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What to do with all that plastic.

While blue boxes across Canada have helped ensure there is a second life for disposable plastics, some plastics are such low quality that they can’t be cost-effectively recycled (think plastic shopping bags).

But thanks to GreenMantra Technologies of Brantford, Ontario, there is hope for those lower-grade plastics. GreenMantra’s technology repurposes used plastics into industrially useful waxes and lubricants. The plastic waste is broken down to the molecular level, then processed and mixed into products like asphalt, inks, adhesives, and coatings.

Given that there is projected to be 12 billion metric tons of plastic waste in landfills (or in oceans!) globally by 2050, to say that there is international interest in GreenMantra’s technology would be an understatement.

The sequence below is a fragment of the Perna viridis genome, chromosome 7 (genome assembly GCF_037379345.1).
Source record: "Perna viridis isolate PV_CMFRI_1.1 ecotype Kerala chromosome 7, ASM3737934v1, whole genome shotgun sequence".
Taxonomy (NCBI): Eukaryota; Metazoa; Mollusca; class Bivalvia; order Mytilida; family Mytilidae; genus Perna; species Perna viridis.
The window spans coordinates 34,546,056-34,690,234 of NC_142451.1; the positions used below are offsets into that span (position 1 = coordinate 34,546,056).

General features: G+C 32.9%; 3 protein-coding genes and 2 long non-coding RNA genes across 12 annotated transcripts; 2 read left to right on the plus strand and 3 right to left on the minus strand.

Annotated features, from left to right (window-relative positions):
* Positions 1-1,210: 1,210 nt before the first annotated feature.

Getting an assist from government.

Government programs played an important role in helping GreenMantra get off the ground. The company received more than $4 million in start-up investment through Sustainable Development Technology Canada (SDTC), and in 2013, received $750,000 from FedDev Ontario to scale up its commercial operations.

The company also got a boost from the government-supported MaRS innovation hub, which helped it refine its business plan and connect with investors, soon scoring more than $17 million in venture capital from private investors.

Promoting green investment through public policy.

Government initiatives like SDTC and MaRS are vital to generating investor confidence and drawing in the private capital needed to grow clean innovators.

Accelerating clean innovation in Canada means creating the conditions where private investors can invest with confidence in clean technology developers like GreenMantra. Government can help. Find out how through Smart Prosperity's latest work on Accelerating #CleanInnovation across the Canadian economy.

Also: Read the Toronto Star’s report on how Canadian companies like GreenMantra are part of a new ‘upcycling’ economy.